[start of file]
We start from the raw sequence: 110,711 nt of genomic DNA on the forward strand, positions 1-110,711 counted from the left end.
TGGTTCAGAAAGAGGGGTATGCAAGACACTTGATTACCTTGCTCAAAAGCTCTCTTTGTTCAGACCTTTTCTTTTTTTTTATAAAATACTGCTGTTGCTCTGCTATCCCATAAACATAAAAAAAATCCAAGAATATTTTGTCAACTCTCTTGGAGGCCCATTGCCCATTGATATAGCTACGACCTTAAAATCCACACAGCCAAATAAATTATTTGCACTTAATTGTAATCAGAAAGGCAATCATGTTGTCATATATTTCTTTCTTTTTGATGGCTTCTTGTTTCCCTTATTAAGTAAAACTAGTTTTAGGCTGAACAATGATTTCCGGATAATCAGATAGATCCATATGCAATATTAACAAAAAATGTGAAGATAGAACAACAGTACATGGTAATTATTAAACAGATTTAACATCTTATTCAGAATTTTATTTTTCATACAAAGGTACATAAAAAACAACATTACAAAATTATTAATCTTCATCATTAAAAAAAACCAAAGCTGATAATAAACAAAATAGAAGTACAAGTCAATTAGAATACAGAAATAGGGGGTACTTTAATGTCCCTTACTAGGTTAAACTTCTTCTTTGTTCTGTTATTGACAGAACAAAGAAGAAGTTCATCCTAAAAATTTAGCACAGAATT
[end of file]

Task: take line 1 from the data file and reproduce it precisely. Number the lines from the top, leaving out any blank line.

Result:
We start from the raw sequence: 110,711 nt of genomic DNA on the forward strand, positions 1-110,711 counted from the left end.